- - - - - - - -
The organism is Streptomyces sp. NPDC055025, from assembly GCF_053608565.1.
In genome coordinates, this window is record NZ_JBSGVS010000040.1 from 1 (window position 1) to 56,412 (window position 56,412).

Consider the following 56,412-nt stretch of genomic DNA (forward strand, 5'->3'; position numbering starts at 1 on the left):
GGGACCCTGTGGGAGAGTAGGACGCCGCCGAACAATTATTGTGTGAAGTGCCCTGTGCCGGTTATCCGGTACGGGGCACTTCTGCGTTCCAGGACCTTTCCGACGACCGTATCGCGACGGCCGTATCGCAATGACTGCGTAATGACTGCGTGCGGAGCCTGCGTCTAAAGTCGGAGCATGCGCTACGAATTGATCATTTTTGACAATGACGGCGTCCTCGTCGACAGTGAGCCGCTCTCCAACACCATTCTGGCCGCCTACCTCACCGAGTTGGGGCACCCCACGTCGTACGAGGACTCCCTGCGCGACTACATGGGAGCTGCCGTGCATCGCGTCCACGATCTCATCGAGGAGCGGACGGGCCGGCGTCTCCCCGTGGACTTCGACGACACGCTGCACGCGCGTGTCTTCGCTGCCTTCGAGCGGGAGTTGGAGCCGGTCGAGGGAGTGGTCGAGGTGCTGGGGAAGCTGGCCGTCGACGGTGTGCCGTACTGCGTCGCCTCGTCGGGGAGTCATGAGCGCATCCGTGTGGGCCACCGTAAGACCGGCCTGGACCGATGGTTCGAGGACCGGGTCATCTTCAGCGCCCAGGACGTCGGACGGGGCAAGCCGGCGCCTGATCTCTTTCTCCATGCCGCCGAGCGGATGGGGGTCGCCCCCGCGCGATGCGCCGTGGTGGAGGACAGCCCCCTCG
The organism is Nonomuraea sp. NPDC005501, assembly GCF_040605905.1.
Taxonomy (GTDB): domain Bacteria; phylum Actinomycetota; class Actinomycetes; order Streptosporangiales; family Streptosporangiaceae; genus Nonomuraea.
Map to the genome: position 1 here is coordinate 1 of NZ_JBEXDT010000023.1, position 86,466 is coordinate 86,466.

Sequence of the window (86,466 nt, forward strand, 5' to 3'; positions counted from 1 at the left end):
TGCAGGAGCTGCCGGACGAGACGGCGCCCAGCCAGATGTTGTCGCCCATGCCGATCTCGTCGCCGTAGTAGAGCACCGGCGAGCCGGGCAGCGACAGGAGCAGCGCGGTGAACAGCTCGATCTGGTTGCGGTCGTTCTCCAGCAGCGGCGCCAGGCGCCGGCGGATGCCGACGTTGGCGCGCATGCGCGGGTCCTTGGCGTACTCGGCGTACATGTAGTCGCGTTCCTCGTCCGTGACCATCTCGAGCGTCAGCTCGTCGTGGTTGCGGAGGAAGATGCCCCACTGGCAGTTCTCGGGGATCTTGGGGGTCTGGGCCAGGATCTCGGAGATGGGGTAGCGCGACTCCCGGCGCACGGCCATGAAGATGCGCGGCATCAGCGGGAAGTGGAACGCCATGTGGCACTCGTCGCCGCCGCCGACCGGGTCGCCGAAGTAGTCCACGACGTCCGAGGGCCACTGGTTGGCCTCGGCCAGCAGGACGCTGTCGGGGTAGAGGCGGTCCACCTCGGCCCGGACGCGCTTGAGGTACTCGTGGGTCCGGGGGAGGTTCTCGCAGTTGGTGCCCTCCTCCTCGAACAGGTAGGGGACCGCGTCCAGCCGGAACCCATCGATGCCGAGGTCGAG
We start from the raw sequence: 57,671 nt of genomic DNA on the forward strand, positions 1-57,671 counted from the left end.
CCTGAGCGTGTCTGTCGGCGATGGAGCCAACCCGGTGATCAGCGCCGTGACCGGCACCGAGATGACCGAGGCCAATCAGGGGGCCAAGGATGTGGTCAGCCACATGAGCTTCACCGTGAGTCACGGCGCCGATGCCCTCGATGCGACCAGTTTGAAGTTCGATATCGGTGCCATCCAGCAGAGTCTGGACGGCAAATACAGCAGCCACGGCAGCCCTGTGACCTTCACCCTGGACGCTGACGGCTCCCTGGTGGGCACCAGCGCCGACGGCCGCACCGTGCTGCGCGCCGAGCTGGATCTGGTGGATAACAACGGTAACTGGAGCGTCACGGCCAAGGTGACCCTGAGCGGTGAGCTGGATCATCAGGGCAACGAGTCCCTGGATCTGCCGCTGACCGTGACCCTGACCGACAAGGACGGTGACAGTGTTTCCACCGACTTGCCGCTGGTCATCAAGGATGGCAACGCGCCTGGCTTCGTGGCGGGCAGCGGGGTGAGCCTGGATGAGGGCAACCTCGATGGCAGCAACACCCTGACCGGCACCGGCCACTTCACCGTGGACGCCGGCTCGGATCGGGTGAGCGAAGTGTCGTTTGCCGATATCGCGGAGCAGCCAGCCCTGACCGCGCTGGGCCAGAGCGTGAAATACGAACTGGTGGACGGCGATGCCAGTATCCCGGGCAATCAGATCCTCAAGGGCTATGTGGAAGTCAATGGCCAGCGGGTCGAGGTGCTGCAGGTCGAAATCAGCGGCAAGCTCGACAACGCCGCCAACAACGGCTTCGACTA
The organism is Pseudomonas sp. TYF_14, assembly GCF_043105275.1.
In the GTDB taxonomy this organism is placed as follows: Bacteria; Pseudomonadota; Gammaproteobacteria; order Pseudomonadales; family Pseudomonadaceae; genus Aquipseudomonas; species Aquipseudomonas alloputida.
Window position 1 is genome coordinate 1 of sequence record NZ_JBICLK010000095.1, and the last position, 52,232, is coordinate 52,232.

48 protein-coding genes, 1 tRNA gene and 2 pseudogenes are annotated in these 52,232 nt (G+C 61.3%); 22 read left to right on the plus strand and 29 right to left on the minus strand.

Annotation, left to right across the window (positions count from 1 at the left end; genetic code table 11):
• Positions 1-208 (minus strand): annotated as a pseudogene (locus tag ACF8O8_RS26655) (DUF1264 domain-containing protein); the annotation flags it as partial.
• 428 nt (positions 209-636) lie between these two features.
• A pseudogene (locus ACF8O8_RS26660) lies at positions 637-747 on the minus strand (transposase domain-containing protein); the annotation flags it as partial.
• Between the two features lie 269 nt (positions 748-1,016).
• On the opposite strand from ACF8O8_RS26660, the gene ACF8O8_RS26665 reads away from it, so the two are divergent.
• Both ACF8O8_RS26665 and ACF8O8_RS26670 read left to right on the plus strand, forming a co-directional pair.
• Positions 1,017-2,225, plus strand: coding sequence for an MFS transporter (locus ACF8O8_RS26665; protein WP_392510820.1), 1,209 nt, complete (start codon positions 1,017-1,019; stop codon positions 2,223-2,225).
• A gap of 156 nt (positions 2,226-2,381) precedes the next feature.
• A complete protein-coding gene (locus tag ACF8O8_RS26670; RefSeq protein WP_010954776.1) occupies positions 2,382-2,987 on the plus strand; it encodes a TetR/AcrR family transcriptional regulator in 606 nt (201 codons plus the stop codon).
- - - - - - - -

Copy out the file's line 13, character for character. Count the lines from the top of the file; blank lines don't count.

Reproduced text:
In the GTDB taxonomy this organism is placed as follows: Bacteria; Pseudomonadota; Gammaproteobacteria; order Pseudomonadales; family Pseudomonadaceae; genus Aquipseudomonas; species Aquipseudomonas alloputida.